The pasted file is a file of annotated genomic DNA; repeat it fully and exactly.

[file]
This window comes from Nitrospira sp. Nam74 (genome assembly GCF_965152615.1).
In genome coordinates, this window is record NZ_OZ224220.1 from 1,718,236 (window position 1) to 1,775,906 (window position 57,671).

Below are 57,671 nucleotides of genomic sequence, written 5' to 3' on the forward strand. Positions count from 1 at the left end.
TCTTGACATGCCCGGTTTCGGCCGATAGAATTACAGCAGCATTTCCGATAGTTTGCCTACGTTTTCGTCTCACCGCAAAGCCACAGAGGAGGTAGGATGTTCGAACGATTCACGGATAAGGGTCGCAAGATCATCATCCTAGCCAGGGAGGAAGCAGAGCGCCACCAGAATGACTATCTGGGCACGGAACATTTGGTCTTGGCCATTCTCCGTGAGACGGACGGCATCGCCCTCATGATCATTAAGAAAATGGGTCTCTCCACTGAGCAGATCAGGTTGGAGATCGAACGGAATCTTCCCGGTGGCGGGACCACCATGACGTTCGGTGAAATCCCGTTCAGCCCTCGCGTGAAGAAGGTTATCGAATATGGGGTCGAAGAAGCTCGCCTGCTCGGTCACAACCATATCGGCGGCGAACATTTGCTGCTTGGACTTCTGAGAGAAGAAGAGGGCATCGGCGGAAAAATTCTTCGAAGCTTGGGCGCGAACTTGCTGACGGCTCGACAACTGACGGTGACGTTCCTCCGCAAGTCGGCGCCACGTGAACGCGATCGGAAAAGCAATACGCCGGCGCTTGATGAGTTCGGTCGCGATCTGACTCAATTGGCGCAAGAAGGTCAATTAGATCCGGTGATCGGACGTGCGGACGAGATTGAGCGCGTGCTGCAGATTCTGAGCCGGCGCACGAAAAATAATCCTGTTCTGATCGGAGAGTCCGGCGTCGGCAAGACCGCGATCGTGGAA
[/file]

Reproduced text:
This window comes from Nitrospira sp. Nam74 (genome assembly GCF_965152615.1).
In genome coordinates, this window is record NZ_OZ224220.1 from 1,718,236 (window position 1) to 1,775,906 (window position 57,671).

Below are 57,671 nucleotides of genomic sequence, written 5' to 3' on the forward strand. Positions count from 1 at the left end.
TCTTGACATGCCCGGTTTCGGCCGATAGAATTACAGCAGCATTTCCGATAGTTTGCCTACGTTTTCGTCTCACCGCAAAGCCACAGAGGAGGTAGGATGTTCGAACGATTCACGGATAAGGGTCGCAAGATCATCATCCTAGCCAGGGAGGAAGCAGAGCGCCACCAGAATGACTATCTGGGCACGGAACATTTGGTCTTGGCCATTCTCCGTGAGACGGACGGCATCGCCCTCATGATCATTAAGAAAATGGGTCTCTCCACTGAGCAGATCAGGTTGGAGATCGAACGGAATCTTCCCGGTGGCGGGACCACCATGACGTTCGGTGAAATCCCGTTCAGCCCTCGCGTGAAGAAGGTTATCGAATATGGGGTCGAAGAAGCTCGCCTGCTCGGTCACAACCATATCGGCGGCGAACATTTGCTGCTTGGACTTCTGAGAGAAGAAGAGGGCATCGGCGGAAAAATTCTTCGAAGCTTGGGCGCGAACTTGCTGACGGCTCGACAACTGACGGTGACGTTCCTCCGCAAGTCGGCGCCACGTGAACGCGATCGGAAAAGCAATACGCCGGCGCTTGATGAGTTCGGTCGCGATCTGACTCAATTGGCGCAAGAAGGTCAATTAGATCCGGTGATCGGACGTGCGGACGAGATTGAGCGCGTGCTGCAGATTCTGAGCCGGCGCACGAAAAATAATCCTGTTCTGATCGGAGAGTCCGGCGTCGGCAAGACCGCGATCGTGGAA